The original order, which produced chaos around the country, barred travel from Iraq as well as the other six countries and applied to a broader class of people, including visa holders and green-card recipients, who previously had permission to be in the U.S.
Courts in the first round of litigation said the original order raised major due process concerns because it didn't give people advance notice of the policy or allow them the chance to argue that they should be allowed to travel.
The White House took several steps in its revised order to address those due process concerns, and as a result the latest legal fight has focused on whether the travel ban violated the Constitution's Establishment Clause, which prohibits the government from disfavoring particular religions.
Judge Watson, ruling in a challenge brought by the state of Hawaii, ruled it likely did.
The ruling isn't a final determination of the executive order's underlying legality, but rather a finding that the challengers are likely to ultimately prevail in the courts. The judge found the challengers would be harmed if the order wasn't halted now, so he suspended it while the underlying litigation continues.
Any government appeal would go back to the Ninth U.S. Circuit Court of Appeals, the same court that dealt the final blow to Mr. Trump's original executive order. The president chose to rewrite that order rather than continue to fight for it in court.
Hawaii State Attorney General Douglas Chin speaking at a news conference in Honolulu on Wednesday.
Hawaii State Attorney General Douglas Chin speaking at a news conference in Honolulu on Wednesday. Photo: Kent Nishimura/Agence France-Presse/Getty Images
The Hawaii ruling came after a day of legal jousting in courtrooms around the country, as judges and lawyers raced against the clock before the ban took effect. Judge Watson in Hawaii and U.S. District Judge Theodore D. Chuang in Greenbelt, Md., both asked tough questions of both sides.
Refugee-assistance groups and others, represented by the American Civil Liberties Union, brought the Maryland case, saying immigrants and refugees would face immediate harm if the executive order was allowed to go live.
While the advocacy groups in Maryland pressed their arguments that the travel restrictions amounted to unlawful discrimination against Muslims, Judge Chuang asked how he should view the new national-security justifications Mr. Trump provided when issuing the new ban.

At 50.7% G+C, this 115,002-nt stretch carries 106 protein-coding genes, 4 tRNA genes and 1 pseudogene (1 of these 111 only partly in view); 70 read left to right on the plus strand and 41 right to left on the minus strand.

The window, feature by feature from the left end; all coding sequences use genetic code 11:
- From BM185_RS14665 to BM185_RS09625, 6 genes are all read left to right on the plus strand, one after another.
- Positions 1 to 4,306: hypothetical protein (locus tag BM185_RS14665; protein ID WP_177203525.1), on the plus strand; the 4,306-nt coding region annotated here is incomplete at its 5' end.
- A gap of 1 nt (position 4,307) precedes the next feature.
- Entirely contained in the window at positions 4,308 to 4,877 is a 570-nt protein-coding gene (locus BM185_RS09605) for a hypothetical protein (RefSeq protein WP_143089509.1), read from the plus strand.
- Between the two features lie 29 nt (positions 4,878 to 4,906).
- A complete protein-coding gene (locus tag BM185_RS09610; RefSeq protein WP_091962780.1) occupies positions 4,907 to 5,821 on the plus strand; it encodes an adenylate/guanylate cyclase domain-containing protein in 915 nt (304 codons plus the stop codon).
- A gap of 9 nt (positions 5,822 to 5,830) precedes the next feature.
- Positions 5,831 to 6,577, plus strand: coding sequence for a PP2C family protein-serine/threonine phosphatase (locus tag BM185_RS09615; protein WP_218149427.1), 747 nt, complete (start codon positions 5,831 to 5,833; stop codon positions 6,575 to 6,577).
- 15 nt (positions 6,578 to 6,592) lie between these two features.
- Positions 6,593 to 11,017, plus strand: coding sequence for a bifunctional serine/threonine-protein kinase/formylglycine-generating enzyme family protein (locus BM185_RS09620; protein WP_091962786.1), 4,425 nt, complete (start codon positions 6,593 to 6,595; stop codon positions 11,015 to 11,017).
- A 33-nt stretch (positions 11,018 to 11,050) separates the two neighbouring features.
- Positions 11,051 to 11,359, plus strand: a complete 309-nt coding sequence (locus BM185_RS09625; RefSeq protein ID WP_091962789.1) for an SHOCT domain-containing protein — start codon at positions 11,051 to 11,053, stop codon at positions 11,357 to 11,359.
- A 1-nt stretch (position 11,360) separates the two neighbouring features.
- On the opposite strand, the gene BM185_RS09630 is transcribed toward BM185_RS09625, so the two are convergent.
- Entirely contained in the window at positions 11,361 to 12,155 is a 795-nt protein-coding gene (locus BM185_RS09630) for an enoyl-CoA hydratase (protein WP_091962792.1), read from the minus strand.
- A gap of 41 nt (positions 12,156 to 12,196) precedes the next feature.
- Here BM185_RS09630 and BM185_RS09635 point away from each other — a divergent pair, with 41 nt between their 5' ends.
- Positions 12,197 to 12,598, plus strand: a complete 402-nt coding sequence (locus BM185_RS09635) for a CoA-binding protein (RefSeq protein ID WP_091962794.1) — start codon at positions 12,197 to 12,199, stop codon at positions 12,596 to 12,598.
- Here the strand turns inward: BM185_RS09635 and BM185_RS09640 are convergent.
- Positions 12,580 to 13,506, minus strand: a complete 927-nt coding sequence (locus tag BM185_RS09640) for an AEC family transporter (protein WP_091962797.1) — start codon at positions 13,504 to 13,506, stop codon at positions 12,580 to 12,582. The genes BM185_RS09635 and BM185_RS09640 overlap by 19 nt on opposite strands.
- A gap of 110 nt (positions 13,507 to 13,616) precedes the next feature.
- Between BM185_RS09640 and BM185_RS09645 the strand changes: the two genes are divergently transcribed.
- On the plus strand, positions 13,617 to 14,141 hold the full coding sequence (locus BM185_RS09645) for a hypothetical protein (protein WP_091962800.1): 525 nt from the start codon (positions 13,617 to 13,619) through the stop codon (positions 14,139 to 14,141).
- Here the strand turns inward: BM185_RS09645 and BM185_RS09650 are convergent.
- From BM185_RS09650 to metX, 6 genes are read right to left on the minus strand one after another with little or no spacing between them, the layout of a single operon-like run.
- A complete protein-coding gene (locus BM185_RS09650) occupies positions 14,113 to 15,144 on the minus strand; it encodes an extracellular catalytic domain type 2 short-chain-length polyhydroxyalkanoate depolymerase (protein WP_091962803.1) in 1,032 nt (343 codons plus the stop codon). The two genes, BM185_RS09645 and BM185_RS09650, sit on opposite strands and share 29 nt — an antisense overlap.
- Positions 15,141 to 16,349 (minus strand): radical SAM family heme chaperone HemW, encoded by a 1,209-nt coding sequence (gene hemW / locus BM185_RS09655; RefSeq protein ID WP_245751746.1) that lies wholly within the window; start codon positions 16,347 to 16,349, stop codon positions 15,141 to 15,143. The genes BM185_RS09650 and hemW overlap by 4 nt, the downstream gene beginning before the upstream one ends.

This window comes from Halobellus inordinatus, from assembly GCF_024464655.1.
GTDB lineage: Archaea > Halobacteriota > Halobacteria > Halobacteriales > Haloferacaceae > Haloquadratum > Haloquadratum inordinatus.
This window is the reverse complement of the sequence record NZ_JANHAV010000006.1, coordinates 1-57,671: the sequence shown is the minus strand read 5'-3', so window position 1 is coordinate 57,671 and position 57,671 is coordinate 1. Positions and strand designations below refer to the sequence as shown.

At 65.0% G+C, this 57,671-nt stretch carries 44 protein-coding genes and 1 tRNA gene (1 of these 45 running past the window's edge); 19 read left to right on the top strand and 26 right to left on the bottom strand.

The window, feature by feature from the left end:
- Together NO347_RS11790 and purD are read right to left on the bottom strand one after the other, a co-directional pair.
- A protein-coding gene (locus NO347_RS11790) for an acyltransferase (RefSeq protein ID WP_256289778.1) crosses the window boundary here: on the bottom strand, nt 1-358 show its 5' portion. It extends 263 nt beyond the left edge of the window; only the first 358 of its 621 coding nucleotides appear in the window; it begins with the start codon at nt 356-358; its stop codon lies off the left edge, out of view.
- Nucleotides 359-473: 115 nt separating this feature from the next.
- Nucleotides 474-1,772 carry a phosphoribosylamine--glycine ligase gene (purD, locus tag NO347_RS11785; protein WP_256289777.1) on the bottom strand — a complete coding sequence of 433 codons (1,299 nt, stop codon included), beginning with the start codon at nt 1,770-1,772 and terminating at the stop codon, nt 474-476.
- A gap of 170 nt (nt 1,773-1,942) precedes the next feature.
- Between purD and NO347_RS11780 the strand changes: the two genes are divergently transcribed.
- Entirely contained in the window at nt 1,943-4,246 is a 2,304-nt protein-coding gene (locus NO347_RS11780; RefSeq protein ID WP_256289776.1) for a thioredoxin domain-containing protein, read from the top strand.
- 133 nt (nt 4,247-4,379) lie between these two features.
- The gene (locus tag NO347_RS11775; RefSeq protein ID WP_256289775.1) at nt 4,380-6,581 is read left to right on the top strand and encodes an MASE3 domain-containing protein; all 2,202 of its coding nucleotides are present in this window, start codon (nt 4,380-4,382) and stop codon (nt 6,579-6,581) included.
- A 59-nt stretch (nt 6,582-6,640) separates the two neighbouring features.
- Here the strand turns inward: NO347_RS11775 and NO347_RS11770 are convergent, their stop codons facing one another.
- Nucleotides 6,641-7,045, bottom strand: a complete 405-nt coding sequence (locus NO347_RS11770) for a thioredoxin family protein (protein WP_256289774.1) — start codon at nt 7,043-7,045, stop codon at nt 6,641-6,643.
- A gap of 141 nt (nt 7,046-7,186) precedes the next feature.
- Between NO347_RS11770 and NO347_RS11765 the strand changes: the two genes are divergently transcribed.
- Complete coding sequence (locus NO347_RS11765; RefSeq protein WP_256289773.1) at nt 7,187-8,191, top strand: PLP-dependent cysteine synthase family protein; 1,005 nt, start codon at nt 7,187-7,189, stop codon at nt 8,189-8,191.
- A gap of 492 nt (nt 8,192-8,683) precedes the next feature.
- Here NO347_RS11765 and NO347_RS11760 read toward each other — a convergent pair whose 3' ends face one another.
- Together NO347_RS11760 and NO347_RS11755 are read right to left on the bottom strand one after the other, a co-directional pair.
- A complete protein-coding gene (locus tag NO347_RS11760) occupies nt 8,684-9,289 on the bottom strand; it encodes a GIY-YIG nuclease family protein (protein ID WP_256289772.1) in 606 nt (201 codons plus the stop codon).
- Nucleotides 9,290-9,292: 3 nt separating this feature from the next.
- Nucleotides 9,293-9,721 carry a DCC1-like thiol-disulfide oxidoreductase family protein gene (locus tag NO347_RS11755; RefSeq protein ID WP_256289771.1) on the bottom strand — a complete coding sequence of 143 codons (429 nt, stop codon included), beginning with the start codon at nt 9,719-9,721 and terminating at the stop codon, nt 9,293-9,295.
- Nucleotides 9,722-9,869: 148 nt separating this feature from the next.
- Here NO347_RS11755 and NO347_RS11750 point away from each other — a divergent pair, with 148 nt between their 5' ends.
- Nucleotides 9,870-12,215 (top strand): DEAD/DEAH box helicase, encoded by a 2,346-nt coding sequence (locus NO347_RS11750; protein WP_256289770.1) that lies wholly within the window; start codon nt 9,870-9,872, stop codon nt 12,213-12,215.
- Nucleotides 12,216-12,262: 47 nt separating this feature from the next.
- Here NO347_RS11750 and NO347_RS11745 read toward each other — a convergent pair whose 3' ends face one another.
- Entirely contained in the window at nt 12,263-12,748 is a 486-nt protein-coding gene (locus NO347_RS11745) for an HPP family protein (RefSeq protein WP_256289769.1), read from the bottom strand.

"Generally courts defer, at least to some degree," to those type of national-security determinations, Judge Chuang said.
The judge noted that the Trump administration had altered the travel ban in a number of ways since Mr. Trump's original effort was halted by courts, and "they have offered additional information" in support of the executive order.
ACLU lawyer Omar Jadwat said the president's revised order, like the first one, wasn't motivated by an actual imminent threat of terrorist attack. Adding new national-security language to the order "doesn't divorce it from its original purpose," he said, which was to implement a ban on Muslim immigrants as Mr. Trump promised during the presidential campaign.
In a sign of the high stakes, the Justice Department sent its top lawyers to the Maryland court.
Jeffrey Wall, the administration's new acting solicitor general, said the harms claimed by the challengers from the travel restrictions were speculative, and that wasn't enough to give them a right to sue the president. "The plaintiffs have run into court too soon," he said.
When the judge cited Mr. Trump's previous campaign statements in support of a Muslim ban, Mr. Wall said circumstances were different now that he had taken the oath of office. He noted that the president's new executive order made no mention at all of religion, and that Mr. Trump issued the new policy after consulting with three cabinet-level officials "whose motives have not been impugned."
A third judge, James Robart in Seattle, also held a hearing Wednesday on Mr. Trump's revised executive order. He is presiding over multiple cases, including a challenge brought by several Democratic-led states.
Judge Robart previously issued a major ruling that blocked the first executive order.